During the development and expansion of the Southwest and most of the United States, burros, donkeys, and mules were important animals to use for transportation of people and goods, warfare, work in fields or mines, and occasionally food. Here are definitions for each of these animals.
A burro is the smaller originally wild version of a donkey or ass. Burro comes from the Spanish word for a small donkey. The Spanish conquistadors brought them to the Americas to use as work and pack animals. Burros, descended from this early Spanish stock, are differentiated from “donkeys,” larger animals descended from stock imported directly from Europe.
A donkey is a member of the equine family. They differ from horses because they are slower, smaller, hardier. Donkeys were first domesticated in ancient Egypt around 4000 B.C. By 1800 B.C. They reached the Middle East. Donkeys are of the species Equus asinus; horses are Equus caballos. The wild ancestor of the donkey is the African Wild Ass, Equus africanus asinus.
A mule is the result of breeding a male donkey (jack) and a female horse. A male horse can also be bred with a female donkey (jenny or jennet) to produce a hinny. Mules are larger than donkeys and stronger. They can pull larger loads and carry greater weights than donkeys. Mules are almost always infertile due to differences in the number of chromosomes. Horses have 64 pairs, donkeys have 62 pairs, and mules have 63 pairs. In very rare cases, mules have been able to breed. Mules are considered more desirable than hinnies due to bigger size and strength and are easier to handle, so mules are more common in total numbers.
Burro, Donkey, and Mule Trivia
Here’s a quick burro, donkey, and mule ” Trivia Quiz” to introduce some interesting facts about these animals.
(1) Who was “Brighty”?
(2) Approximately how many wild burros roam public lands in Arizona?
(3) What is a “mountain canary”?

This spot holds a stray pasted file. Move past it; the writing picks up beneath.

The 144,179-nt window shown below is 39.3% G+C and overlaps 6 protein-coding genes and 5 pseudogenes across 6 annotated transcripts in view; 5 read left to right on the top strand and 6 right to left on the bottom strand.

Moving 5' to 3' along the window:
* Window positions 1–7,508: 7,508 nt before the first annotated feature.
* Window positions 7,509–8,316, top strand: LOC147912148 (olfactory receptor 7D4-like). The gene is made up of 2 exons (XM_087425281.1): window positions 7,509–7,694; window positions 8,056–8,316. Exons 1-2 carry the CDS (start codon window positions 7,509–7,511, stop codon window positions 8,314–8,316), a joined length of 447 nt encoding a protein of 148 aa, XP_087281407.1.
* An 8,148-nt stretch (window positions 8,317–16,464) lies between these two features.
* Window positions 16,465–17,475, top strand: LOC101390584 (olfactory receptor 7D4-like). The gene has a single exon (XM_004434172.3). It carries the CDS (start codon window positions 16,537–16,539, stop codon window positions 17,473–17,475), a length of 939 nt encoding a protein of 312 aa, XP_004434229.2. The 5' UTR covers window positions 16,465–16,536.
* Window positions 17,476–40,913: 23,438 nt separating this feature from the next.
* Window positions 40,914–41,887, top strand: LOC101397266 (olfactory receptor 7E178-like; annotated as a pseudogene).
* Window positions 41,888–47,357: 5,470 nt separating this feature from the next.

(4) Which U.S. President imported the first “mammoth Jack” stock and donkeys and sought to produce quality work mules?
(5) Which U.S. Cavalry General preferred to ride a mule instead of a horse?
(1) “Brighty” was a shaggy little burro who actually lived in the Grand Canyon from 1892 to 1922. The award-winning 1953 book, Brighty of Grand Canyon, by Marguerite Henry (1902-1997), and later made into a 1967 movie, told the true story of this gentle burro. He spent summers carrying water from a spring below the rim to tourists and accompanied President Theodore Roosevelt hunting mountain lions in the Canyon. A statue of Brighty once stood at the entrance to Grand Canyon National Park and is now in the lobby of the Grand Canyon Lodge on the North Rim. All wild burros were removed by the Park Service. Now only mules for commercial pack trips and rides into the Canyon remain.
(2) There are approximately 1500 wild burros roaming public lands in seven management areas and three herd areas. According to BLM statistics for 2007, there were 406 near Wickenburg near Lake Pleasant, Alamo Lake, and the Harquahala area. Alamo Lake Campground, on the south side of the lake, is noted for the many burros that come to graze on the lawns.
The BLM manages and controls wild horses and burros under the authority of the 1971 Wild Free-Roaming Horses and Burros Act and the 1976 Federal Land Policy and Management Act. The BLM sees its major responsibility to determine the “appropriate management level” for wild horses and burros on the public rangelands. Because these animals have virtually no natural predators, their herd sizes can nearly double every four years. BLM’s goal is to make certain the number of wild horses and burros exists in balance with other public land resources and uses.
However, a recent 2009 amendment to the 1971 Act has been considered by the U.S. Senate. The Restore Our American Mustangs Act (ROAM) would expand wild horse and burro populations on all public lands. In the view of the Arizona Game and Fish Commission, this would greatly complicate management of wild horse and burro herds. The Commission voted in its September 2009 meeting to oppose this bill. Among concerns were restrictions on capturing and removing wild burros, and provisions for relocating them to possible new rangelands. The commission believes adequate funding to manage the current program, with its built-in checks and balances to prevent overpopulation and reduce resource damage on the range, is preferable.